Passive Turbulence Control (PTC) in the form of selectively distributed surface roughness is used to alter Flow Induced Motion (FIM) of a circular cylinder in a steady flow. The objective is to enhance FIMs synchronization range and amplitude, thus maximizing conversion of hydrokinetic energy into mechanical energy by oscillator in vortex-induced vibration and/or galloping. Through additional viscous damping, mechanical energy is converted to electrical harnessing clean and renewable energy from ocean/river currents. High Reynolds numbers (Re) are required to reach the high-lift TrSL3 (Transition-Shear-Layer- 3) flow regime. PTC trips flow separation and energizes the boundary layer, thus inducing higher vorticity and consequently lift. Roughness location, surface coverage, and size are studied using systematic model tests with broad-field laser visualization at 3.0×10 4<Re<1.2×10 5 in the low-turbulence free-surface water-channel of the Marine Renewable Energy Laboratory of the University of Michigan. Test results show that 16° roughness coverage is effective in the range (10°80°) inducing reduced vortex-induced vibration (VIV), enhanced VIV, or galloping. Range of synchronization may increase or decrease, galloping amplitude of oscillation reaches three diameters; wake structures change dramatically reaching up to ten vortices per cycle. Conversion of hydrokinetic energy to mechanical is enhanced strongly with proper PTC. © 2011 Elsevier Ltd.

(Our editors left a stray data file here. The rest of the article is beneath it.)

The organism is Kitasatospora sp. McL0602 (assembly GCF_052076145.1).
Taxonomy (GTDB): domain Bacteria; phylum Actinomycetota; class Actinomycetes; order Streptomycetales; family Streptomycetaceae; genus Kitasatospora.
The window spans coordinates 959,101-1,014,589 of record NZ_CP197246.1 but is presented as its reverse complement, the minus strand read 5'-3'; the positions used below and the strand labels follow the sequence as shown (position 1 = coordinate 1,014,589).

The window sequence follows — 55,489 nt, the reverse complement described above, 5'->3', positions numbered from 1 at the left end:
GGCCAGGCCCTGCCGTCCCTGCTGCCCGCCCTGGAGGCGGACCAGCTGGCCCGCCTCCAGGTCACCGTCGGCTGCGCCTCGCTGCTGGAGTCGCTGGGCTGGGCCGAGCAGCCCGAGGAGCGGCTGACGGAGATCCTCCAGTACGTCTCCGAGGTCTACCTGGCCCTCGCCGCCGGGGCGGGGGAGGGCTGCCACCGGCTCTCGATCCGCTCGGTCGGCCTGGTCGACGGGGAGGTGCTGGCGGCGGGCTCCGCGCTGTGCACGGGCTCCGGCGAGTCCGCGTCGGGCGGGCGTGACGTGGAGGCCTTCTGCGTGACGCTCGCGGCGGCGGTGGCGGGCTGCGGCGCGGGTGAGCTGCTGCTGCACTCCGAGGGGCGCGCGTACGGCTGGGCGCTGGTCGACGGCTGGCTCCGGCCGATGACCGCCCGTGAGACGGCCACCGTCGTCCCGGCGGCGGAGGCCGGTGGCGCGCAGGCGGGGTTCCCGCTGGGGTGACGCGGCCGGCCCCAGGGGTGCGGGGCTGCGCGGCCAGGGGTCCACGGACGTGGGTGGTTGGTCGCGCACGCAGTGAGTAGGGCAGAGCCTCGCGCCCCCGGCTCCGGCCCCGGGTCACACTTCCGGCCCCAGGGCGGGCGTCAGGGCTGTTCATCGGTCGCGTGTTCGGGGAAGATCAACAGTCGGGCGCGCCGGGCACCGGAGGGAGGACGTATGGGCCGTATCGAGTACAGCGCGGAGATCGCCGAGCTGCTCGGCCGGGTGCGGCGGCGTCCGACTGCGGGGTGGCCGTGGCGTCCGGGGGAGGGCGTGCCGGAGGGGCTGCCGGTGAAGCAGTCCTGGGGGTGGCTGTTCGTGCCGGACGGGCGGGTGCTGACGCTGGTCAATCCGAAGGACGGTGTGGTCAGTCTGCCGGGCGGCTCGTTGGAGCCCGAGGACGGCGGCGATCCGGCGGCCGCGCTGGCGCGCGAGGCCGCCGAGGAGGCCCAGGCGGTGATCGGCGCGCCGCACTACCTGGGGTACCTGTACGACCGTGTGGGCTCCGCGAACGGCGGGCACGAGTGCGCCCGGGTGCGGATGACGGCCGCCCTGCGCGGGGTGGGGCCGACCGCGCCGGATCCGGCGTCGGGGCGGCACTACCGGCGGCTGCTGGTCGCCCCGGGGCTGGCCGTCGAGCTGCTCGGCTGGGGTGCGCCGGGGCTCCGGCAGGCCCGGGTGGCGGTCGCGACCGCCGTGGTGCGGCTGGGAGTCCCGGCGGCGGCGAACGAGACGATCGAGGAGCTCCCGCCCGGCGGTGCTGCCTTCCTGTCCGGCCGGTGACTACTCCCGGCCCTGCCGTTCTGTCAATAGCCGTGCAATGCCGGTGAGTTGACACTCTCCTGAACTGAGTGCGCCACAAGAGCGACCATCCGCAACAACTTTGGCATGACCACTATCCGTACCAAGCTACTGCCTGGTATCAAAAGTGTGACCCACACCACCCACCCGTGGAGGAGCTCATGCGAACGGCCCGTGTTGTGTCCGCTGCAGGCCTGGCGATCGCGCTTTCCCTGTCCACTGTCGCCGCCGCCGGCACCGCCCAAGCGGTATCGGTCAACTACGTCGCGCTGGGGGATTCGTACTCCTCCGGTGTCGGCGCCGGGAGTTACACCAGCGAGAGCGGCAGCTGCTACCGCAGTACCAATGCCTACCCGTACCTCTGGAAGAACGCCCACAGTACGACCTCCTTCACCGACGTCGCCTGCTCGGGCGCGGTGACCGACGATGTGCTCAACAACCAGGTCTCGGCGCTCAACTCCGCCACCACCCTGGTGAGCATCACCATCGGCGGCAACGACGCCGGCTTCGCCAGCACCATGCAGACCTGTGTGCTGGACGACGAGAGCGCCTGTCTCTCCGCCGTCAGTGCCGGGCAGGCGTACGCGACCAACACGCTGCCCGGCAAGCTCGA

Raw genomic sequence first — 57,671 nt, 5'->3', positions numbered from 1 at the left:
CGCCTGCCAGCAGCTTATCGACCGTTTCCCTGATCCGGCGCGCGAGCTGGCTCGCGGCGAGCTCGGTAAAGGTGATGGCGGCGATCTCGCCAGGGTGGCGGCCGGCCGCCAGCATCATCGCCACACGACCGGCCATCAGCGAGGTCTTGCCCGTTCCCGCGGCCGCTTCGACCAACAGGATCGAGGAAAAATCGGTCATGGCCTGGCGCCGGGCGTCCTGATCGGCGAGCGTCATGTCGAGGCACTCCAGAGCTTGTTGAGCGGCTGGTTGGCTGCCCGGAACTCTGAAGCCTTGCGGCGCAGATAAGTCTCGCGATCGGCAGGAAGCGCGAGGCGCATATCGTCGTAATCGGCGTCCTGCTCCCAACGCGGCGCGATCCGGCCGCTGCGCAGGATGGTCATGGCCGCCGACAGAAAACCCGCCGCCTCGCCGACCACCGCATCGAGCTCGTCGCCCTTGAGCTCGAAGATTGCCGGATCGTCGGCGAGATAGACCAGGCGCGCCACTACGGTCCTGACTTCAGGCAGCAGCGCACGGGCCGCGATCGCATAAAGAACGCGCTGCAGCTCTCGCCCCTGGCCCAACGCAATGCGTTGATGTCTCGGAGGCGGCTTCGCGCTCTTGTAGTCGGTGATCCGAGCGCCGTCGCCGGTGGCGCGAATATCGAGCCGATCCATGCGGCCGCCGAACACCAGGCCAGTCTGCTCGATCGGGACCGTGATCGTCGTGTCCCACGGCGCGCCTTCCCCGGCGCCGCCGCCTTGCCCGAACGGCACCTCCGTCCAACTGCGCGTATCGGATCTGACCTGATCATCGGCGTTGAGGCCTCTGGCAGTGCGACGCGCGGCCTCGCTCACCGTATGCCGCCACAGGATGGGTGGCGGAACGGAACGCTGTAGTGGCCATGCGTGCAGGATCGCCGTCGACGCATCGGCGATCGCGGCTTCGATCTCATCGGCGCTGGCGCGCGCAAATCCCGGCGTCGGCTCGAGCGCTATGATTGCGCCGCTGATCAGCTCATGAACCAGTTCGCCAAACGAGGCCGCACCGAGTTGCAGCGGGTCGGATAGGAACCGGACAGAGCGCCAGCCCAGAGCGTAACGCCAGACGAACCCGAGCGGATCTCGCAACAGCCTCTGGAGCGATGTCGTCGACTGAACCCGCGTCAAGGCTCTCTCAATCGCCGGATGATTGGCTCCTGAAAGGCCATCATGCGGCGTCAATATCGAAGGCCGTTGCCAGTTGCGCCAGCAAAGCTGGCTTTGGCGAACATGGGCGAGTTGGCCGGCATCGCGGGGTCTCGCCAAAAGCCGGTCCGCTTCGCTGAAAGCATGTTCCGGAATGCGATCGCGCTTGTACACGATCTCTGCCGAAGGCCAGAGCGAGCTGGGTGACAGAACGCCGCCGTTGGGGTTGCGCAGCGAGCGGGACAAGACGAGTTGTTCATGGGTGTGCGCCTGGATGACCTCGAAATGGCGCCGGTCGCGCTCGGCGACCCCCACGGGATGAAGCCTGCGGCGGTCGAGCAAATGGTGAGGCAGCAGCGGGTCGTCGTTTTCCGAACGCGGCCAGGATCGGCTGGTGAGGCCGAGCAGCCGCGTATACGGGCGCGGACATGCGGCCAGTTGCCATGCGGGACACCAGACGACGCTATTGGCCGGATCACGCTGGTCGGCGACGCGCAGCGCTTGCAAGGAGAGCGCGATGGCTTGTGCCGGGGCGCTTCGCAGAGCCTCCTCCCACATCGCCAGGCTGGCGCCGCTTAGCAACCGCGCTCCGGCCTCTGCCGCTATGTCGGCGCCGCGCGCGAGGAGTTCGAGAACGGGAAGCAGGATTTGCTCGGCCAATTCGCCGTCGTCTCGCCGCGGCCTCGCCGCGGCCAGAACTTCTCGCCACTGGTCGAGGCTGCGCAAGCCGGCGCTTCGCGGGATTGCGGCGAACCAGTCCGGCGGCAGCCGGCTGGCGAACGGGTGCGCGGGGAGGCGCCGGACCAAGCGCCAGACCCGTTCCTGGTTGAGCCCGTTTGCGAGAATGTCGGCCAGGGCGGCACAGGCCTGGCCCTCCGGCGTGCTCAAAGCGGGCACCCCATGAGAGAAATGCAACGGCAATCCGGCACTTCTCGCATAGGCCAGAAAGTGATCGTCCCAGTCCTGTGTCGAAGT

cited By (since 1996)3
C. - Ca Chang, Kumar, Rab Ajith, and Bernitsas, M. Mac, “VIV and galloping of single circular cylinder with surface roughness at 3.0×10 4≤Re≤1.2×10 5”, Ocean Engineering, vol. 38, pp. 1713-1732, 2011.